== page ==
Monday, 23 March 2009

13. Frances Osborne - The Bolter

I didn’t have any expectations about this book, save that I assumed it was fiction. It isn’t – it’s a biography of the five-times-divorced Idina Sackville – and, as such, I’m not sure I’d have picked it up if it wasn’t the March read for the Waterstones’ bookgroup. I don’t usually ‘do’ biography although I realise I’ve not long slogged my way through Dickens and I’m loving the Laura Ingalls Wilder books. The Bolter has made me think that, perhaps, I should ‘do’ more biography.

Frances Osborne is the great-granddaughter of the infamous Idina who, as the blurb on this book says, ‘scandalised 1920s society’. This isn’t just the story of Idina – interesting though that was. Osborne has done mountains of research and, therefore, is able to write about class, society, war, morality and history with an authoritative and pleasant voice. I now a lot more about English society, Kenya, both World Wars and Idina Sackville having read this book and I’d recommend that anyone with an interest in these subjects read it too.

Thursday, 19 March 2009

12. Laura Ingalls Wilder - On the Way Home

In this book, Laura chronicles the little family’s journey from De Smet to Mansfield, Missouri where they plan to finally settle. With an opening and closing by Laura’s daughter, Rose, we are quickly immersed in Laura’s thoughts and experiences as she travels – and it is a journey not without its heartache.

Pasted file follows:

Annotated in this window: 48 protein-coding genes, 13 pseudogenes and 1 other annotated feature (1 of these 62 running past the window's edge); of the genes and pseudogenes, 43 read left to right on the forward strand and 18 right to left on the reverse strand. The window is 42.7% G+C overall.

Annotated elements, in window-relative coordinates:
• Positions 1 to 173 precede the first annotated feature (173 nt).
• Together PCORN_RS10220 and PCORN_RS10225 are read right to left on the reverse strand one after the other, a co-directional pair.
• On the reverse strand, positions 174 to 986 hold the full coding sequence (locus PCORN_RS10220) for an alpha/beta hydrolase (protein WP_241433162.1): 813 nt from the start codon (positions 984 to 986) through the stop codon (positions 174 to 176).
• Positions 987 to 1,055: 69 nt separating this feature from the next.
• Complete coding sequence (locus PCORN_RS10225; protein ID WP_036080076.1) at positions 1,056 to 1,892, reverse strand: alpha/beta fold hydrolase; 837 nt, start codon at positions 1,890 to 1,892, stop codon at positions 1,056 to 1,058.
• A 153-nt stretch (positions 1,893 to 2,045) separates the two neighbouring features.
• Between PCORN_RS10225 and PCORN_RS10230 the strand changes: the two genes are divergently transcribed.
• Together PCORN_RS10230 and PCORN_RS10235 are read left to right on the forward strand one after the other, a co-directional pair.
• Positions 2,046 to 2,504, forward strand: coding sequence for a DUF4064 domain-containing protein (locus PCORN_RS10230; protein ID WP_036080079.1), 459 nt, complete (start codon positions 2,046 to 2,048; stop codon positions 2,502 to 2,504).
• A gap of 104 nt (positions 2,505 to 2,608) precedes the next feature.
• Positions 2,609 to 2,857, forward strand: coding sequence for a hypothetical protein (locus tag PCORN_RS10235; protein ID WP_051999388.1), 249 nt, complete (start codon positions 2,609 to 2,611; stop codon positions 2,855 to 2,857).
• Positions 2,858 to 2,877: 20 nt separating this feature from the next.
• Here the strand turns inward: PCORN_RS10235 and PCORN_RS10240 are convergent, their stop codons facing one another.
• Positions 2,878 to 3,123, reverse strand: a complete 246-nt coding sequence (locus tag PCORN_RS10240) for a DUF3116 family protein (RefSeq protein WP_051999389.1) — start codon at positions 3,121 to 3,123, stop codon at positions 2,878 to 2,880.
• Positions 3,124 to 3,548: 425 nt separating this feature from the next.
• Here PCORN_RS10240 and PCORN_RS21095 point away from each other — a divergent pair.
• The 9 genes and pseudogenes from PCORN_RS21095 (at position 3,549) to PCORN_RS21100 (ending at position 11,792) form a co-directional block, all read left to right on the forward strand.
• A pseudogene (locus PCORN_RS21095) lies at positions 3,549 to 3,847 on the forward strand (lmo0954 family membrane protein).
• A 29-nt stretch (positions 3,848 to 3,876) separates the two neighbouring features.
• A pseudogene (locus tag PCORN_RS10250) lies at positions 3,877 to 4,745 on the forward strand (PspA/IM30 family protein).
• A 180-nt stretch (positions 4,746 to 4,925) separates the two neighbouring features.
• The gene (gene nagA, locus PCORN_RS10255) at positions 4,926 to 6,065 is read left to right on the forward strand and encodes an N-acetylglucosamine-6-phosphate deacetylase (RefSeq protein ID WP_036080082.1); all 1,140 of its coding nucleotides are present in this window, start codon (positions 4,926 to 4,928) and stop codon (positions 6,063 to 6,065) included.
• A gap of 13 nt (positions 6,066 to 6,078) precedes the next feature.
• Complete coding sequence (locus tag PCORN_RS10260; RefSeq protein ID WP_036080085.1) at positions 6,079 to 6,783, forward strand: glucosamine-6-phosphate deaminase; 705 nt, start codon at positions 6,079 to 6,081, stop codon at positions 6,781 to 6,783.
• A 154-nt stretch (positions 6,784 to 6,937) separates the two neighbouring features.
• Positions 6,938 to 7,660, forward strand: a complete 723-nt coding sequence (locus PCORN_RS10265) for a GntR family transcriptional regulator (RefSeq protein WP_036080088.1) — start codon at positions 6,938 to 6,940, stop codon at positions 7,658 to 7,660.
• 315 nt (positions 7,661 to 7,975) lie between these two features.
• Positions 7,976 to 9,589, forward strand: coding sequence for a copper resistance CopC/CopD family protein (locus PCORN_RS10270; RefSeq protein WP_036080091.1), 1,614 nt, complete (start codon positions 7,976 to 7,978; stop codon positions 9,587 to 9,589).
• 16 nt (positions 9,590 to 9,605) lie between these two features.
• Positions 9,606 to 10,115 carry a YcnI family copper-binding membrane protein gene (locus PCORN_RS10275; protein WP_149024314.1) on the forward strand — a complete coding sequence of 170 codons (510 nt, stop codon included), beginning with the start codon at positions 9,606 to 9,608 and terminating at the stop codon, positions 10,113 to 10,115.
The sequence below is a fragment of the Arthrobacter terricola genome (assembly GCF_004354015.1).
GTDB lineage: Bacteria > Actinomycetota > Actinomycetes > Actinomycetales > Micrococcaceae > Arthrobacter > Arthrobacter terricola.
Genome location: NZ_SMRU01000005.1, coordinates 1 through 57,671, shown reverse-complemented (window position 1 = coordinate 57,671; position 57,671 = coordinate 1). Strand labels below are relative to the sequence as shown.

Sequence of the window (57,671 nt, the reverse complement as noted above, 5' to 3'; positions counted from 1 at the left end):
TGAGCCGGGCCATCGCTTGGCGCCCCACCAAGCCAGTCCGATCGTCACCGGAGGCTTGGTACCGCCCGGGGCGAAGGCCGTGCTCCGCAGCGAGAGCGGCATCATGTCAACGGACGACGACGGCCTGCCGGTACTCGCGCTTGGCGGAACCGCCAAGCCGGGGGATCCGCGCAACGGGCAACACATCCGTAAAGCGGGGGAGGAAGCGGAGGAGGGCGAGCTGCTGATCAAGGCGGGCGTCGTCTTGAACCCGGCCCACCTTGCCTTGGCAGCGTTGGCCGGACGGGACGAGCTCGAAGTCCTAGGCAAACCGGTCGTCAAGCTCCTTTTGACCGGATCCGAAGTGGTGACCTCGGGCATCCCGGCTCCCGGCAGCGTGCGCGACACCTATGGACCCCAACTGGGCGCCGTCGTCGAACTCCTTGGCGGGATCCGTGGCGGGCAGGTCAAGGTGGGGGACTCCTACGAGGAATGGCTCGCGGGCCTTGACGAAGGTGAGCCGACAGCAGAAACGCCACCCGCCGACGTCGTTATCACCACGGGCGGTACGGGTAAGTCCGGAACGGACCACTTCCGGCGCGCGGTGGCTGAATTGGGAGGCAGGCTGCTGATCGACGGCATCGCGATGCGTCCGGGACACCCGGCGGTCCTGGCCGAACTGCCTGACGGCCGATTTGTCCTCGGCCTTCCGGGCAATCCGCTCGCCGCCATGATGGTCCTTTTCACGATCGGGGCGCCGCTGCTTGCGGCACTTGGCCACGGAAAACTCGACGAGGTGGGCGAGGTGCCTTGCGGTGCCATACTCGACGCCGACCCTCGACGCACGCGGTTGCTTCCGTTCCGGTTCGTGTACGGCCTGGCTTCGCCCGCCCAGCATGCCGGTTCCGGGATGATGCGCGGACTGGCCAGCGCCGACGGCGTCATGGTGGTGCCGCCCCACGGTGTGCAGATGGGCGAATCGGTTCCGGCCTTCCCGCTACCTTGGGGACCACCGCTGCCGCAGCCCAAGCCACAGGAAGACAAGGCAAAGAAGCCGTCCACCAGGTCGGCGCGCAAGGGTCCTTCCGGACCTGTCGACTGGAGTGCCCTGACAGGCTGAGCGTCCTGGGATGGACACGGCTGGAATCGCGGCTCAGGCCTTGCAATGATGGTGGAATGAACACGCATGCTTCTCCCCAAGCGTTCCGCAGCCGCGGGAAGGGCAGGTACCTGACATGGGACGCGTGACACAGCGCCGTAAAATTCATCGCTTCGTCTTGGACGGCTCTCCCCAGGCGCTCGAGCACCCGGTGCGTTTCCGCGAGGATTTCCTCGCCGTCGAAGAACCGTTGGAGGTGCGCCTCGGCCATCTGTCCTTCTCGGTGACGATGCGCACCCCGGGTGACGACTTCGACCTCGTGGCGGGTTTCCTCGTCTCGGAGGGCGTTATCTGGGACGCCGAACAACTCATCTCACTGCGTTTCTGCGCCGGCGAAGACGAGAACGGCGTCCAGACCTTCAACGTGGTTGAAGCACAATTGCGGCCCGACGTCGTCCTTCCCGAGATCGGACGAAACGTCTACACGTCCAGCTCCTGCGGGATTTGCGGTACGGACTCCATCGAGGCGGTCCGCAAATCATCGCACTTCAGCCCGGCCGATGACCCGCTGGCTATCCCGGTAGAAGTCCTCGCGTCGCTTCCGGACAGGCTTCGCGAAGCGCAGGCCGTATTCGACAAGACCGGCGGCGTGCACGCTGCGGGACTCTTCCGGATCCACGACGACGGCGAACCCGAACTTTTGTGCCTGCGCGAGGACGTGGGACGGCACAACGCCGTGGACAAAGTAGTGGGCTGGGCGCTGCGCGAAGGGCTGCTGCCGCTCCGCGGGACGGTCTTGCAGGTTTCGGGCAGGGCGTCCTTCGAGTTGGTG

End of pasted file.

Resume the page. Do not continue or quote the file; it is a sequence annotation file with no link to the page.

Monday, 16 March 2009

DNF - Simone de Beauvir - The Mandarins

I started this book about a week ago and, after 40 pages, found myself so reluctant to read it that I was avoiding reading altogether and watching TV instead! It’s a long time since I’ve abandoned something without reading at least 50 pages but the thought of another 10, closely-typed pages of depression is more than I can bear. I haven’t met any interesting characters or situations in this book and really cannot find any reason to continue.

11. Michael Francis Pennock - The Seeker's Catechism

This little book does exactly what it says on the tin by presenting the facts of Catholic belief clearly and concisely.

Sunday, 8 March 2009

10. Laura Ingalls Wilder - The First Four Years

I’m very sorry to have come to the end of the ‘Little House’ series and put off reading this little book for that reason. In it, Laura tells of the deal she made with Almanzo – if farming didn’t work out for them after three years then they’d give up and do something else. That isn’t quite what happens and Laura’s life is full of things going wrong and things going right during the first four years of her married life.

Saturday, 7 March 2009

9. Richard Yates - Revolutionary Road

In this powerfully evocative book, Yates tells us the story of April and Frank – a young couple living in the suburbs. Their characters are fully drawn and very memorable while other characters and lightly sketched. Full of tension, this novel had me sitting on the edge of my seat all the way to the end …

Thursday, 5 March 2009

8. Peter Ackroyd - Dickens

I really struggled with this book throughout February but I’m glad I finished it. Apparently, this is an abridged version of the original text. As it runs to 570 pages I’d hate to see the original!

Ackroyd provides a blow-by-blow account of Dickens’ life from cradle to grave. He also includes quite a lot of analysis of Dickens’ writing and tries to show how the author’s life shaped his work. There were times when I felt he made rather a large leap from known fact to supposition and didn’t back up his theory with much evidence. I think this bothered me more because the book reads like an academic text and I, therefore, expected the content to live up to that standard.

In all, this is an interesting, if heavy, book which does exactly what it says on the tin.